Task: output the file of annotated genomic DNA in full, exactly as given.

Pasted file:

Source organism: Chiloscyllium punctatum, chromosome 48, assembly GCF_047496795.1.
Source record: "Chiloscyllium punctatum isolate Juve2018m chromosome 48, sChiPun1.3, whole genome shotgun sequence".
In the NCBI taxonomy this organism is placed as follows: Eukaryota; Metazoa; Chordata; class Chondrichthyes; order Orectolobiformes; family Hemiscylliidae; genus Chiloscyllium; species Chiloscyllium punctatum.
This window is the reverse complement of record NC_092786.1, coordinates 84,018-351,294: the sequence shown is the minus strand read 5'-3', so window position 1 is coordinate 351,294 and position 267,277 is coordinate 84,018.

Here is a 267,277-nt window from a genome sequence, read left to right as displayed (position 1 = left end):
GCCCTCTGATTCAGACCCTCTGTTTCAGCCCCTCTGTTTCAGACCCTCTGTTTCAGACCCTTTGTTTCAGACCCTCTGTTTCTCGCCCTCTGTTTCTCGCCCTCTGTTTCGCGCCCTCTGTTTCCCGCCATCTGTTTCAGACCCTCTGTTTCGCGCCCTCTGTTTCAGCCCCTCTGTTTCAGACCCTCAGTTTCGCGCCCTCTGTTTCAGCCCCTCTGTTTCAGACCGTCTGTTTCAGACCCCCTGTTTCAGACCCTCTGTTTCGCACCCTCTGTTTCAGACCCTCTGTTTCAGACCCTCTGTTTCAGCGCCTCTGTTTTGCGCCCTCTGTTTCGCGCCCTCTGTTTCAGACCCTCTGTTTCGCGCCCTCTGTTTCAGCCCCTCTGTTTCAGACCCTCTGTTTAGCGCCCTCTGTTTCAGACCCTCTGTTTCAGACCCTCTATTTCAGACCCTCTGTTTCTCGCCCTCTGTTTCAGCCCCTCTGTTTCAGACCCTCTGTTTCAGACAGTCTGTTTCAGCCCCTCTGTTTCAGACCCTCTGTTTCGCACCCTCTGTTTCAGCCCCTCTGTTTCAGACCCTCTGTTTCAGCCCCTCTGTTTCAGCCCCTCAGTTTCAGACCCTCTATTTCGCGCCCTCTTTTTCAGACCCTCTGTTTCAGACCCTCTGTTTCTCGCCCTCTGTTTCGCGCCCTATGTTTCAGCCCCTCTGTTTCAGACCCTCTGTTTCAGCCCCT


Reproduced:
Source organism: Chiloscyllium punctatum, chromosome 48, assembly GCF_047496795.1.
Source record: "Chiloscyllium punctatum isolate Juve2018m chromosome 48, sChiPun1.3, whole genome shotgun sequence".
In the NCBI taxonomy this organism is placed as follows: Eukaryota; Metazoa; Chordata; class Chondrichthyes; order Orectolobiformes; family Hemiscylliidae; genus Chiloscyllium; species Chiloscyllium punctatum.
This window is the reverse complement of record NC_092786.1, coordinates 84,018-351,294: the sequence shown is the minus strand read 5'-3', so window position 1 is coordinate 351,294 and position 267,277 is coordinate 84,018.

Here is a 267,277-nt window from a genome sequence, read left to right as displayed (position 1 = left end):
GCCCTCTGATTCAGACCCTCTGTTTCAGCCCCTCTGTTTCAGACCCTCTGTTTCAGACCCTTTGTTTCAGACCCTCTGTTTCTCGCCCTCTGTTTCTCGCCCTCTGTTTCGCGCCCTCTGTTTCCCGCCATCTGTTTCAGACCCTCTGTTTCGCGCCCTCTGTTTCAGCCCCTCTGTTTCAGACCCTCAGTTTCGCGCCCTCTGTTTCAGCCCCTCTGTTTCAGACCGTCTGTTTCAGACCCCCTGTTTCAGACCCTCTGTTTCGCACCCTCTGTTTCAGACCCTCTGTTTCAGACCCTCTGTTTCAGCGCCTCTGTTTTGCGCCCTCTGTTTCGCGCCCTCTGTTTCAGACCCTCTGTTTCGCGCCCTCTGTTTCAGCCCCTCTGTTTCAGACCCTCTGTTTAGCGCCCTCTGTTTCAGACCCTCTGTTTCAGACCCTCTATTTCAGACCCTCTGTTTCTCGCCCTCTGTTTCAGCCCCTCTGTTTCAGACCCTCTGTTTCAGACAGTCTGTTTCAGCCCCTCTGTTTCAGACCCTCTGTTTCGCACCCTCTGTTTCAGCCCCTCTGTTTCAGACCCTCTGTTTCAGCCCCTCTGTTTCAGCCCCTCAGTTTCAGACCCTCTATTTCGCGCCCTCTTTTTCAGACCCTCTGTTTCAGACCCTCTGTTTCTCGCCCTCTGTTTCGCGCCCTATGTTTCAGCCCCTCTGTTTCAGACCCTCTGTTTCAGCCCCT